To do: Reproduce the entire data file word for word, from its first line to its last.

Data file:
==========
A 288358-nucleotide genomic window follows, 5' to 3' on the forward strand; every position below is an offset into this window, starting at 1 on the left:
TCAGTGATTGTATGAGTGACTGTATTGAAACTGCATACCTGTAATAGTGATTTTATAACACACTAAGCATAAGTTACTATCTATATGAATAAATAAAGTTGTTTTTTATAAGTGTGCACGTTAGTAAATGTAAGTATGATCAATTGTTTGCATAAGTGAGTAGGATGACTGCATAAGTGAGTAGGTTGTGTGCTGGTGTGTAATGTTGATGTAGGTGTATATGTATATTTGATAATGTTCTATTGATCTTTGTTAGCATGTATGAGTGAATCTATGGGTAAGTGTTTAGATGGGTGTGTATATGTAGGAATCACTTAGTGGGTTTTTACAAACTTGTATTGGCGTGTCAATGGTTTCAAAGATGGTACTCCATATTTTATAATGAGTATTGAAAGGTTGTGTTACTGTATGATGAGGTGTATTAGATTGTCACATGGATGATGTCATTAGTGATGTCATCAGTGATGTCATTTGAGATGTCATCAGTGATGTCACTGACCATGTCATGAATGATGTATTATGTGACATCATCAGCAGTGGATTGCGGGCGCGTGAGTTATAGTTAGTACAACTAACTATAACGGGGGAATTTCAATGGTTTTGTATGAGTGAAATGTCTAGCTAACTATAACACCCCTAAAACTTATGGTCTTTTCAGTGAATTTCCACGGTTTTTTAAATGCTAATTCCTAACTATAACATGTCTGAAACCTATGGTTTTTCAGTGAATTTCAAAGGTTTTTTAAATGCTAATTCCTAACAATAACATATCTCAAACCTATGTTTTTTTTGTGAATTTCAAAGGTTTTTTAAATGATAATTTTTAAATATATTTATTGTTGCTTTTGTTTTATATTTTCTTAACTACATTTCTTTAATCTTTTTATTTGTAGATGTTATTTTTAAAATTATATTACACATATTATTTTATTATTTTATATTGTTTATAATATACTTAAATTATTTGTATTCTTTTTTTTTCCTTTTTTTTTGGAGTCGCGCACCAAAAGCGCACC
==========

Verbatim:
A 288358-nucleotide genomic window follows, 5' to 3' on the forward strand; every position below is an offset into this window, starting at 1 on the left:
TCAGTGATTGTATGAGTGACTGTATTGAAACTGCATACCTGTAATAGTGATTTTATAACACACTAAGCATAAGTTACTATCTATATGAATAAATAAAGTTGTTTTTTATAAGTGTGCACGTTAGTAAATGTAAGTATGATCAATTGTTTGCATAAGTGAGTAGGATGACTGCATAAGTGAGTAGGTTGTGTGCTGGTGTGTAATGTTGATGTAGGTGTATATGTATATTTGATAATGTTCTATTGATCTTTGTTAGCATGTATGAGTGAATCTATGGGTAAGTGTTTAGATGGGTGTGTATATGTAGGAATCACTTAGTGGGTTTTTACAAACTTGTATTGGCGTGTCAATGGTTTCAAAGATGGTACTCCATATTTTATAATGAGTATTGAAAGGTTGTGTTACTGTATGATGAGGTGTATTAGATTGTCACATGGATGATGTCATTAGTGATGTCATCAGTGATGTCATTTGAGATGTCATCAGTGATGTCACTGACCATGTCATGAATGATGTATTATGTGACATCATCAGCAGTGGATTGCGGGCGCGTGAGTTATAGTTAGTACAACTAACTATAACGGGGGAATTTCAATGGTTTTGTATGAGTGAAATGTCTAGCTAACTATAACACCCCTAAAACTTATGGTCTTTTCAGTGAATTTCCACGGTTTTTTAAATGCTAATTCCTAACTATAACATGTCTGAAACCTATGGTTTTTCAGTGAATTTCAAAGGTTTTTTAAATGCTAATTCCTAACAATAACATATCTCAAACCTATGTTTTTTTTGTGAATTTCAAAGGTTTTTTAAATGATAATTTTTAAATATATTTATTGTTGCTTTTGTTTTATATTTTCTTAACTACATTTCTTTAATCTTTTTATTTGTAGATGTTATTTTTAAAATTATATTACACATATTATTTTATTATTTTATATTGTTTATAATATACTTAAATTATTTGTATTCTTTTTTTTTCCTTTTTTTTTGGAGTCGCGCACCAAAAGCGCACC